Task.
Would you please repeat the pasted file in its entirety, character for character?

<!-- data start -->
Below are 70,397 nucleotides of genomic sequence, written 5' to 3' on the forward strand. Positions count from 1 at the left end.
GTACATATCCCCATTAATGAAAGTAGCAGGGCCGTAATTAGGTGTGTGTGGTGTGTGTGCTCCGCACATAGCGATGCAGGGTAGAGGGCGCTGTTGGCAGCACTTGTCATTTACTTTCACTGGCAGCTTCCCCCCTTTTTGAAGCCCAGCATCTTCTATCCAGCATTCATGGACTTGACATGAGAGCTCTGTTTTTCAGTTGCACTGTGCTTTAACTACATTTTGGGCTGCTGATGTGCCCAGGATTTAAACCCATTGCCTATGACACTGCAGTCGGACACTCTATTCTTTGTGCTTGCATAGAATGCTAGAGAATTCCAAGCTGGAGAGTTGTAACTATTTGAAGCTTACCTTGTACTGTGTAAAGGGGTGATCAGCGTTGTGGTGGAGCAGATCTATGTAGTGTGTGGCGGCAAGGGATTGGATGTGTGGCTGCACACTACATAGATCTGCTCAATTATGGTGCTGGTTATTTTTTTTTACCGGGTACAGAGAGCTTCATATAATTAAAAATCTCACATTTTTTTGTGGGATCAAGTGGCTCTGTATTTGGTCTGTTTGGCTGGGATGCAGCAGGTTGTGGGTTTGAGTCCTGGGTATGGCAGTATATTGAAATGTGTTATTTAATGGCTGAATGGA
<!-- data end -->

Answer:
Below are 70,397 nucleotides of genomic sequence, written 5' to 3' on the forward strand. Positions count from 1 at the left end.
GTACATATCCCCATTAATGAAAGTAGCAGGGCCGTAATTAGGTGTGTGTGGTGTGTGTGCTCCGCACATAGCGATGCAGGGTAGAGGGCGCTGTTGGCAGCACTTGTCATTTACTTTCACTGGCAGCTTCCCCCCTTTTTGAAGCCCAGCATCTTCTATCCAGCATTCATGGACTTGACATGAGAGCTCTGTTTTTCAGTTGCACTGTGCTTTAACTACATTTTGGGCTGCTGATGTGCCCAGGATTTAAACCCATTGCCTATGACACTGCAGTCGGACACTCTATTCTTTGTGCTTGCATAGAATGCTAGAGAATTCCAAGCTGGAGAGTTGTAACTATTTGAAGCTTACCTTGTACTGTGTAAAGGGGTGATCAGCGTTGTGGTGGAGCAGATCTATGTAGTGTGTGGCGGCAAGGGATTGGATGTGTGGCTGCACACTACATAGATCTGCTCAATTATGGTGCTGGTTATTTTTTTTTACCGGGTACAGAGAGCTTCATATAATTAAAAATCTCACATTTTTTTGTGGGATCAAGTGGCTCTGTATTTGGTCTGTTTGGCTGGGATGCAGCAGGTTGTGGGTTTGAGTCCTGGGTATGGCAGTATATTGAAATGTGTTATTTAATGGCTGAATGGA